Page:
ACAPULCO, Mexico (Reuters) – Families of Mexican sailors missing since Hurricane Otis last month devastated the seaside resort of Acapulco are pleading for more help in the search for loved ones, frustrated by a lack of progress and government assistance.
Hurricane Otis, which roared through Acapulco in the early hours of Oct. 25, was the most powerful storm on record to strike Mexico’s Pacific coast, killing at least 48 people and wrecking thousands of homes in the city of nearly 900,000.
Officials say another 28 people are unaccounted for but the families of seamen say the number is probably much higher. In Acapulco, many sailors jumped on their moored boats to sail them to what they believed were safer parts of the bay as storms move in.
But they were blindsided by the ferocity of Otis, which unexpectedly grew into a Category 5 storm before landfall, ripping through the bay and destroying hundreds of boats.
“The authorities have greatly minimized the situation of our missing and our dead,” said Yesenia Soriano, whose missing husband was a retired Mexican Navy sailor.
Mexican President Andres Manuel Lopez Obrador has vigorously denied unconfirmed media reports suggesting that over 300 people may have died due to Otis, and says his government is investing “like never before” to get Acapulco back on its feet.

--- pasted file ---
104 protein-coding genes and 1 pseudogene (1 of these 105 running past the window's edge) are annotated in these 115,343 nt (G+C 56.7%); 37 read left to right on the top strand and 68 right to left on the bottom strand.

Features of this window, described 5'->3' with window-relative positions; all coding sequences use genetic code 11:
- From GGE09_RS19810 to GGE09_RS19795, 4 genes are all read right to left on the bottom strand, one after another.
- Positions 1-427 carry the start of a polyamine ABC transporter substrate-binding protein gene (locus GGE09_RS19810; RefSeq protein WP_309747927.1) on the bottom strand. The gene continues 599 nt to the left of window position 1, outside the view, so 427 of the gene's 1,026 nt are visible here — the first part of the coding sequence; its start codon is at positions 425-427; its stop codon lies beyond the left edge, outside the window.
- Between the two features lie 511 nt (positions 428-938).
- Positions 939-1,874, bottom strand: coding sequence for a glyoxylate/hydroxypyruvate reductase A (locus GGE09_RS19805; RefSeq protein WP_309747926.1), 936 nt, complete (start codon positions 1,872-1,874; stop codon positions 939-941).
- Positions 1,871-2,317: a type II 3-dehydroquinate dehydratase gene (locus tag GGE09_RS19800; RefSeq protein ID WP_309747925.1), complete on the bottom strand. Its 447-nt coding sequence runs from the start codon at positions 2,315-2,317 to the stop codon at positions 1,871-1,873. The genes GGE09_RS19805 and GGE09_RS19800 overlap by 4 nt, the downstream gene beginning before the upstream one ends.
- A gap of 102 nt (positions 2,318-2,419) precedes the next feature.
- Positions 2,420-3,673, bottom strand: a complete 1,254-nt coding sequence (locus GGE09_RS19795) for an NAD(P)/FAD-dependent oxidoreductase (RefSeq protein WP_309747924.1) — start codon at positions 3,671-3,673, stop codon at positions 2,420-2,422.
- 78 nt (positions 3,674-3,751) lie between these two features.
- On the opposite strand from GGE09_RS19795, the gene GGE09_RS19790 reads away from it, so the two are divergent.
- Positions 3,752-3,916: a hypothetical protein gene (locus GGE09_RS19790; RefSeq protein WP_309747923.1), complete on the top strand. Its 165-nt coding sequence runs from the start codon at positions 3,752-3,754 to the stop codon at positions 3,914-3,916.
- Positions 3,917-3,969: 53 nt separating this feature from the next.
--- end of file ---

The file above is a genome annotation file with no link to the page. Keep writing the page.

Susana Ramos Villa, 32, said people who cannot afford to go out to sea to search for relatives need government assistance.
“That’s all we want, that they give us that help, the means, and we’ll do it,” said Villa, who is looking for her husband.
Alejandro Alexander González, an Acapulco Port official, said between 30-40 people are looking for missing sailors.
“Before we begin to remove the larger vessels, the yachts, we’re doing an intense search to locate bodies,” he said.
Mexican business groups put the economic damage to the city at an estimated $16 billion, while the Mexican Association of Insurance Companies forecast its members would end up paying about 11.4 billion pesos ($662 million) in claims.
($1 = 17.2268 Mexican pesos)
(Reporting by Troy Merida; Writing by Drazen Jorgic; Editing by Aurora Ellis)
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